The traditional method of nominating candidates before 1824 in America was "King Caucus", informal congressional caucus. For the 1824 election, William Crawford was nominated by Caucus and four other candidates (three of which stayed in the race) were nominated by other means. By exactly what means were they nominated? More generally, what is the procedure for determining who is on the presidential ballot? Is there some office that the list is submitted to or some committee that puts their stamp on it or what?

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    Could you clarify in the question why the information in the wikipedia page is inadequate?
    – MCW
    Nov 18 '14 at 13:31

Note that the first Congressional nominating caucus was in 1796, and was only to select a VP nominee. Thus the "King Caucus" system really only operated for POTUS candidates for 6 election cycles (1800-1820).

In the USA, the presidential election is essentially a set of separate elections where every state simultaneously votes for its state's choice of presidential electors. As such, the responsibility for drawing up and printing a state's ballot is entirely up to that state. A state could in theory, if it felt like it, refuse to put a major party's candidate on the ballot. Before the Civil War (particularly prior to 1836), it was actually relatively common for states to appoint their electors with no popular vote whatsoever.

In current practice, states delegate this task to their own state election boards, which have specific rules that have to be followed (as per that state's laws). For instance, in my own state of Oklahoma, parties get to pick their nominees, but a party only gets a line on the ballot if it received 10% of the vote in the last major election. This makes Oklahoma one of the toughest states in the country to get on the ballot.

1836 is an interesting case, in that the Whig party tried nominating different candidates in different regions of the country. The hope was that this would thwart a popular Democratic-Republican candidate by deadlocking the Electoral College and throwing the election into the House, where they had a majority. It didn't work, and hasn't been tried since.

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    It was not just in 1860 that South Carolina selected presidential electors by the state legislature. It was their practice throughout the Antebellum era.
    – Oldcat
    Nov 18 '14 at 19:23
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    @Oldcat - Thanks for the comment. I looked into it, and that is in fact the case. It looks like SC never had a popular vote for POTUS before the war. They were unique in that respect only since 1832. Going back further before that, appointed electors become increasingly common. I'm removing the misleading note, and editing the answer to mention this.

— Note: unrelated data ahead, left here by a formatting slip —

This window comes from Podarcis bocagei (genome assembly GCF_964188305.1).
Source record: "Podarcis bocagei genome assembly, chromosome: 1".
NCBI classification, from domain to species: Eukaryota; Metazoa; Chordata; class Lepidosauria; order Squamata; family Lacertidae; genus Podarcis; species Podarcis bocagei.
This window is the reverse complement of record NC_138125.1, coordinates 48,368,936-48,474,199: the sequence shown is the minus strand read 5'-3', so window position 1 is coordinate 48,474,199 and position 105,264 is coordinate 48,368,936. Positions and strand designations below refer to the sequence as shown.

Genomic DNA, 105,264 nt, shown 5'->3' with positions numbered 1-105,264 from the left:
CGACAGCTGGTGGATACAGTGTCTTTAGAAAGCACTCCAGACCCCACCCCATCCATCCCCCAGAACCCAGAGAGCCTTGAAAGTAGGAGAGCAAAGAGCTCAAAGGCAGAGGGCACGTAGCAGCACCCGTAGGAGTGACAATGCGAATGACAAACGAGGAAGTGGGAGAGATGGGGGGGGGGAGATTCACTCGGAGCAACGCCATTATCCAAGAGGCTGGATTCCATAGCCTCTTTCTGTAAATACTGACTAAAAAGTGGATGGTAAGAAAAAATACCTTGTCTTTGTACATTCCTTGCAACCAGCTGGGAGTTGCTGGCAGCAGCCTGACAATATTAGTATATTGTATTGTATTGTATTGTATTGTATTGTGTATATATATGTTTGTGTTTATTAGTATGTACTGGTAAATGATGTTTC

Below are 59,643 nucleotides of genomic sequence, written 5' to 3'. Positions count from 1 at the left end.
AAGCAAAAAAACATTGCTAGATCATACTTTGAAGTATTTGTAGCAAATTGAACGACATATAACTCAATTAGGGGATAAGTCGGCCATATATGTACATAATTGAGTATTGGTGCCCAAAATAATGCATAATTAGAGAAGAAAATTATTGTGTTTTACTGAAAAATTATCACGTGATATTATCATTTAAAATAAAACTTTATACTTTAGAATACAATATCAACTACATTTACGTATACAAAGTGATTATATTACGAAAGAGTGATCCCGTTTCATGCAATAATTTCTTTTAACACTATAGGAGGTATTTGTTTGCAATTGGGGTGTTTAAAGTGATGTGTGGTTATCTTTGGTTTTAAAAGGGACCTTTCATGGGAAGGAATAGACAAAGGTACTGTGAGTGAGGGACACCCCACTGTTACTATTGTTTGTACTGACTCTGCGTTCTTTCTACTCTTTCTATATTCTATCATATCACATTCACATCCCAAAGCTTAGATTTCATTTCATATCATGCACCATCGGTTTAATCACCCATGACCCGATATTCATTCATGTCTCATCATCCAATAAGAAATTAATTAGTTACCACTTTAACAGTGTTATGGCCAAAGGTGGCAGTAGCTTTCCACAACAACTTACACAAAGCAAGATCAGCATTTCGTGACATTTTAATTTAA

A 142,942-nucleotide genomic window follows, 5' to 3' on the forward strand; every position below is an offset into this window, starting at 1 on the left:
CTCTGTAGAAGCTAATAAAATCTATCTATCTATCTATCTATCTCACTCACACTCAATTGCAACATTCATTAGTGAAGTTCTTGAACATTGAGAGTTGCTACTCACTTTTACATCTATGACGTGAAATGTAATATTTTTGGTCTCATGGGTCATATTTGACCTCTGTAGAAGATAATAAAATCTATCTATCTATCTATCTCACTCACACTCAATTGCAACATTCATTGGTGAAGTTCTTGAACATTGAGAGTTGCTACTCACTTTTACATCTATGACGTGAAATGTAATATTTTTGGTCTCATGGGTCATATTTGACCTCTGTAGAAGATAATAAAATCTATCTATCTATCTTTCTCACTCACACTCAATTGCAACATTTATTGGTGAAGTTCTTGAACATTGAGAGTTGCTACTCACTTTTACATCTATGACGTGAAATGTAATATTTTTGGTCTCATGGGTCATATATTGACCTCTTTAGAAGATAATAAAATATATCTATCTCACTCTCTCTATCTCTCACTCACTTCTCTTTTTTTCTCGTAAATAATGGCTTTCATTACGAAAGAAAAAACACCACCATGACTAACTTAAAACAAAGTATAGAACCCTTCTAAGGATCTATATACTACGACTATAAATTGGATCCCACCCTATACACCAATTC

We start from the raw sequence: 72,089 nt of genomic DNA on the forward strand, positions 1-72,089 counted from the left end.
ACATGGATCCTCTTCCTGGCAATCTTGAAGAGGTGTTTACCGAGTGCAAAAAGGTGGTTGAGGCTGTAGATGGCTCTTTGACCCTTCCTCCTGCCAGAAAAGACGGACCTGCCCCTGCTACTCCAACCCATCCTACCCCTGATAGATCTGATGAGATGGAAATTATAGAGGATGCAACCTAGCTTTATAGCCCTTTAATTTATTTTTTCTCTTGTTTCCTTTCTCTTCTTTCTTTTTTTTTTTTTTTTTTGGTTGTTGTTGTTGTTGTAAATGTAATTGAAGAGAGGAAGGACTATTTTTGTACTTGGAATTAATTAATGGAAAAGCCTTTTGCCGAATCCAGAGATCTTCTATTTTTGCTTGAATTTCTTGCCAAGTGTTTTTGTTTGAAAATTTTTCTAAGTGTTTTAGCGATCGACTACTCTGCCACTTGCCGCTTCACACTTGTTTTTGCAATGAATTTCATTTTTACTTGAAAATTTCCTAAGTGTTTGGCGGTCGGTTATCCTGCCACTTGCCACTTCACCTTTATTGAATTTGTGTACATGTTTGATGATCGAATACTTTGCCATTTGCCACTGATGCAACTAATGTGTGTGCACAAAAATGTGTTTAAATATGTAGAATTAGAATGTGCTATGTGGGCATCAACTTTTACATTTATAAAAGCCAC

– T.E.D.
    Nov 18 '14 at 19:53

. . . . The election of 1824 brought an end to both the Democratic-Republican-dominated “era of good feeling” and the use of a congressional caucus as a nominating device. Although the Democratic- Republican caucus nominated William Crawford of Georgia as its candidate, three other candidates (John Quincy Adams, Henry Clay, and Andrew Jackson) were also nominated by rival factions within the party. After a bitter contest and an electoral college deadlock, Adams was elected President by the House of Representatives. Senate Reference Paper

Today the political parties nominate candidates; in the early days of the Republic nominations arose from caucus'. The election of 1824, in which the party nominated multiple candidates and as a consequence lost the election, shaped the current system.

I can't find a clear reference, but the ballots are printed by state board of elections, generally under the supervision of the State's Secretary of State. Candidates qualify by submitting a nomination petition.


There was no official "procedure for determining who was on the presidential ballot" because during this period there were no official ballots.

In most states, voters were required to write the name of their preferred candidates on scraps of paper, but this was problematic because it required people to remember a large list of names, and votes were often disqualified because of misspelled names.

To help voters, the parties supplied their own ballots with only their party's candidates printed on them. You could copy names from the ballot onto a scrap of paper, or in some states you'd simply place the printed party ticket into a ballot box. Here's an example of one such ballot (source):

enter image description here

How Did Parties Choose Which Names Went on their Ballots?

There was never anything official or binding about nominations stemming from the Congressional Caucus. State parties were always free to ignore the Caucus and print their own ballots with their own presidential candidate.

OP asked, "By exactly what means were [the other candidates] nominated?" The other candidates were usually nominated the same way that Crawford was, but in miniature, by state caucuses.

Again, because of the unofficial nature of nominations, any group dissatisfied with the state party's nominees could simply print their own ballots. This is what happened in 1828: The Jacksonians did not need to worry about "getting on the ballot," because they could distribute ballots with Jackson's name to potential supporters.

(Update: Shortened significantly from original. See edit log if dying to know more.)

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